Q - I've seen photograhers taking daylight pictures with flashes how do they know when the flash is just right?

A - There are two ways to use flash in sunlight: as if there were no other light, or adding just enough to lighten shadow areas while retaining the natural-sunlight look.

The first is easy, because your flash exposure depends entirely on your distance from the subject. Divide the guide number of your flash for the f-stop setting by that distance - if you're 10 feet away and the guide number is 45, the setting would be f4.5.

The second technique is more difficult. For this, use the f-stop setting for the sunlitscene and divide your guide number by the next larger f-stop opening to determine the distance for your flash. For example: If the outdoor exposure is 1/60th at f11, divide the guide number of 45 by the next larger opening (8) for the flash distance of approximately six feet. You'll get detail in your shadows from the flash and modeling from the sunlight. The problem is that the right distance for the flash may not be the right distance for the camera, to get the image size you want. Use an extension cord and set your flash on a light stand.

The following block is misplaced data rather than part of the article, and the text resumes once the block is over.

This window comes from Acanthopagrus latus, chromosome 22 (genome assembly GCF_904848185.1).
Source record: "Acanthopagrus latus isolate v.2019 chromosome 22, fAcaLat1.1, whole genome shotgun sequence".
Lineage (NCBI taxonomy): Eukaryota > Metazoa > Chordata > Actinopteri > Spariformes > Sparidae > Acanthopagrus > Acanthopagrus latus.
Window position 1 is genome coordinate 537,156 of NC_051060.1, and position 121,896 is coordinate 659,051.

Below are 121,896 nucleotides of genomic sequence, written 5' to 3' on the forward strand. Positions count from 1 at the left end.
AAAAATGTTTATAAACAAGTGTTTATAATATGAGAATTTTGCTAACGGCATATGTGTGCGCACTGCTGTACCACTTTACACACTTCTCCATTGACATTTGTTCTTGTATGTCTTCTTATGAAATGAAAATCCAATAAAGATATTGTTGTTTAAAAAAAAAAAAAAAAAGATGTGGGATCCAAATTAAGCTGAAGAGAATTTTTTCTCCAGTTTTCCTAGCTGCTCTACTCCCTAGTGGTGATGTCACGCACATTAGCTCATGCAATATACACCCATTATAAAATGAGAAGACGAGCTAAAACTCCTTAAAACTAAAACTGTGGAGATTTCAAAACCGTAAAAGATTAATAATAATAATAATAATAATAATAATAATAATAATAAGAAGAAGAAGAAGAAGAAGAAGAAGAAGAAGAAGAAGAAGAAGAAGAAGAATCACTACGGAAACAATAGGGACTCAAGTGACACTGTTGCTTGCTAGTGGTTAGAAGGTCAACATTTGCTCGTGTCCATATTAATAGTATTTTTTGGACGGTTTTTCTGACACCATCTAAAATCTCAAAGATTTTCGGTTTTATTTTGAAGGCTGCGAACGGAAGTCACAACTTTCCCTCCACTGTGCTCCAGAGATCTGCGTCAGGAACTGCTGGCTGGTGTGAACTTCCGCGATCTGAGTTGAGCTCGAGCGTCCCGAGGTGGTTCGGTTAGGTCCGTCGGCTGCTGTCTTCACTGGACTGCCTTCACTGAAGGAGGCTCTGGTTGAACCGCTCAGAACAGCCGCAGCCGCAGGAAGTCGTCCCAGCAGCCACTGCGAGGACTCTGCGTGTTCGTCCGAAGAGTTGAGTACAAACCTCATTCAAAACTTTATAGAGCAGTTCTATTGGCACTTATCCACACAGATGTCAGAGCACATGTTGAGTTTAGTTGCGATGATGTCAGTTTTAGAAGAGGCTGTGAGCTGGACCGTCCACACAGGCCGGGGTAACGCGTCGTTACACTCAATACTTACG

Actually, both of these methods of using flash are out of style. Today the natural look of flash-less outdoor photograph is in.

Q -I am 71 years of age and have been taking pictures for over 50 years, passing them on in albums with plastic sheets to protect the pages. Recently I learned that the plastic holds in moisture, causing the printes to deteriorate. I also heard that the color prints won't keep as long as black-and-whites and that I should copy them in black-and-white. I still have about 4,000 photos that I want to put in albums. What should I do to insure that these will be enjoyed by future generations? Stop using plastic? Copy the color in black-and-white?

A - Actually, the plastic sheets are a good idea, because they keep fingerprints off and protect the photos; the problem is to keep the moisture out. Ideal storing conditions are at a temperature of 70 degrees with 30 to 50 percent relative humidity. Try to stay within this by not keeping the pictures in a damp basement or a super-heated attic. Also, keep the albums in a tight-box with bags of silica gel (available in any photo store) to absorb the moisture.

Another source of damage to all photographic prints, especially color, is too much light. Don't leave the prints exposed too long to bright direct sunlight or you'll practically see them disappear before your eyes.

As for the color prints, the best thing to do is to edit them down to reasonable number and have these copied in black-and-white - unless you have the negatives. In this case, just keep the color negatives in a light-, heat-and humidity-controlled place.